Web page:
For lack of better data, I’m gonna call all those factors a wash. My gut is that’s artificially favoring the TU-95, but that’s just gut, not even the arm-waving math we’ve been doing.
The no-slop, perfect pilot, perfect day, maximum effort landing & stopping distance of a 757 at the relevant percent of load is 3,410 feet from touchdown. For a similarly loaded 767 it’s 4,080 feet. We can save about 1% of stopping distance for each knot of headwind, at least for airliner-typical amounts of wind. The ship can do about 30 knots. And we can probably find smooth-enough water with wind speeds up to about 20 knots. So ballpark we can arrange 50 knots of headwind and save ballpark[sup]2[/sup] 50-ish % of landing distance.
Which gets us down to 1700-2000 feet from touchdown to stopped for 757 & 767. Per our earlier (questionable) assumptions the TU-95 is somewhere near there.
We typically have a fore-aft touchdown dispersion of about +/- 500 feet. If not flaring much and really bearing down on target accuracy we can hit +/- 100 ft. A test pilot dude who’s practiced the maneuver on a runway could do better. A typical Russian bomber squadron pilot who makes one flight and landing every 2 months couldn’t do as well as we do every day.
To avoid the catastrophic error of the main gear hitting the face of the fan-tail instead of making the deck area we’re going to have to aim a little long. So I’m gonna WAG the getting stopped point as 2000-2300 past the fan-tail.
The ship is 1100’ long, and the flight deck is the longest part. So the ship is about 50% too short or the airplane needs about 200% too much runway.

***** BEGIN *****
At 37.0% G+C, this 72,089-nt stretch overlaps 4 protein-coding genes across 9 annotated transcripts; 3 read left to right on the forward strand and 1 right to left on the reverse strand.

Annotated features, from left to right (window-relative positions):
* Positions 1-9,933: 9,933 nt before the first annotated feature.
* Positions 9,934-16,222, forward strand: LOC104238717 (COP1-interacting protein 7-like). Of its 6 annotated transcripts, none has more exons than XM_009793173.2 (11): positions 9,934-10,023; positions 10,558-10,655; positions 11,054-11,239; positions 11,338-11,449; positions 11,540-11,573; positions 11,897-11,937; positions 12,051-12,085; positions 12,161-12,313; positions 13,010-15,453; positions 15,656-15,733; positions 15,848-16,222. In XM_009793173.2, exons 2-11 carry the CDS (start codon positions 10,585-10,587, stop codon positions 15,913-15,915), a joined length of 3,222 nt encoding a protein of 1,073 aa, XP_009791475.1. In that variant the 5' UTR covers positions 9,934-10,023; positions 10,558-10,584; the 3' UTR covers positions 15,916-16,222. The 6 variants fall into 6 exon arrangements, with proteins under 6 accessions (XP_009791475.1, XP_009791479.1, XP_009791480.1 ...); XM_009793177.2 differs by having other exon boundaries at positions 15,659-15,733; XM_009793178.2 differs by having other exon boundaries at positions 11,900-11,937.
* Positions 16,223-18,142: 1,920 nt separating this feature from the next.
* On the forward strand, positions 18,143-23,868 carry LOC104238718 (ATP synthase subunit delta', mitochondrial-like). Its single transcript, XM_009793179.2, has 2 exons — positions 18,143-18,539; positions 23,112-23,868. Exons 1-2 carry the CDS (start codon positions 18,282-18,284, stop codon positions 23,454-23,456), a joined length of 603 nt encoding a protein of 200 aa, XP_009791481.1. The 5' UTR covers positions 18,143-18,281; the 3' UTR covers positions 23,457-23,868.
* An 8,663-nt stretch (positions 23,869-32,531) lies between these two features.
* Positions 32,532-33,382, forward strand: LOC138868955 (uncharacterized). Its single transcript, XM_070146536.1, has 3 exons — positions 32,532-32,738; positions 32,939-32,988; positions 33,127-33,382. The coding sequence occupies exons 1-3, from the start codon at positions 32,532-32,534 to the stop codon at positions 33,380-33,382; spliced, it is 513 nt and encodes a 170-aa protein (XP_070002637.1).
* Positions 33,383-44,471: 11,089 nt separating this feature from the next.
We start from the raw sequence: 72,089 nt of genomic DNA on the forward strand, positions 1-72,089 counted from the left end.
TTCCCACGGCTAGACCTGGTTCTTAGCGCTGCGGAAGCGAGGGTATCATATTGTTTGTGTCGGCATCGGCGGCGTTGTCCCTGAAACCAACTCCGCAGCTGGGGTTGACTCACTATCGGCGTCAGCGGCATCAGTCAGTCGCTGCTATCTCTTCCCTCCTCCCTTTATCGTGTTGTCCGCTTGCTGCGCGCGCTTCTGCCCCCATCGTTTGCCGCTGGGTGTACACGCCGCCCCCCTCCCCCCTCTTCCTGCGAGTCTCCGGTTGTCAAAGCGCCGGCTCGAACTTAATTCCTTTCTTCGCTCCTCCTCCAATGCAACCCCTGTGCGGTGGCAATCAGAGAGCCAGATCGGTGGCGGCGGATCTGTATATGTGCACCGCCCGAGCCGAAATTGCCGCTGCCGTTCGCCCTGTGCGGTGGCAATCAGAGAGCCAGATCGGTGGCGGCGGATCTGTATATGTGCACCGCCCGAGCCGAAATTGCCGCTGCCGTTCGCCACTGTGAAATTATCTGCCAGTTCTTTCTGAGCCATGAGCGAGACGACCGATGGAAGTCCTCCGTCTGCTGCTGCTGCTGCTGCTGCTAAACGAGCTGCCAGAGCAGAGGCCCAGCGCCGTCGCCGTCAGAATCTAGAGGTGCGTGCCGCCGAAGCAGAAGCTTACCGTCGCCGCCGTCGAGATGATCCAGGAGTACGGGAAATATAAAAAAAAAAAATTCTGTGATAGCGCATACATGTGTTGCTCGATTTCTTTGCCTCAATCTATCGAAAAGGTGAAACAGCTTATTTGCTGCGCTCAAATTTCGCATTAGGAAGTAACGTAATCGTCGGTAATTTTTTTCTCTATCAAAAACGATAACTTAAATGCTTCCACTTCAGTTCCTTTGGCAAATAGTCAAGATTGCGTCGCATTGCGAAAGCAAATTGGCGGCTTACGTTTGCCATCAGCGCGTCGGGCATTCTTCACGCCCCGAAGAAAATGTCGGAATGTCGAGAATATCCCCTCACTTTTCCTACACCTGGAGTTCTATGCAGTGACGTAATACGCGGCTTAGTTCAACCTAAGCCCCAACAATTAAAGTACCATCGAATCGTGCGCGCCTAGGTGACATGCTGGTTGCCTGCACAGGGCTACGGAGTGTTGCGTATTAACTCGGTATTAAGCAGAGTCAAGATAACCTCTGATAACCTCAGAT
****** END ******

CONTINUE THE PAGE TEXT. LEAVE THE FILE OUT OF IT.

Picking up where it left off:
We’re not gonna arm-wave this difference away. IMO the TU-95 goes off the bow in max reverse with max wheel braking while still doing 50+ knots compared to the ship. And is immediately run over by 100,000 tons of high speed steel. Epic Fail. But it will be spectacular.
Wrapping up …
There’s one last practical objection. A look at the ship’s schematic I linked to above shows there’s a notch in the deck at the port aft corner. So to obtain the full deck width we need to touch down well forward of the stern, about 200’ by my estimate. Alternatively if we touch down at the leftmost edge of the true stern, we’re going to have a lot less wingtip clearance going by the island. Say 30 feet instead of 80. Which pretty well eats our error budget for left / right alignment versus wingspan clearing the island.
Given the certainty of going off the bow, I’m not sure how to handicap choosing between aiming for the very stern and having a 50/50 shot at catching a wingtip on the island, but getting an extra 200 feet of run-out versus aiming for the beginning of the wider part of the deck and landing 200’ closer to the inevitable bow drop into the sea.
As Martin Brody (Roy Schneider) famously said about another debacle at sea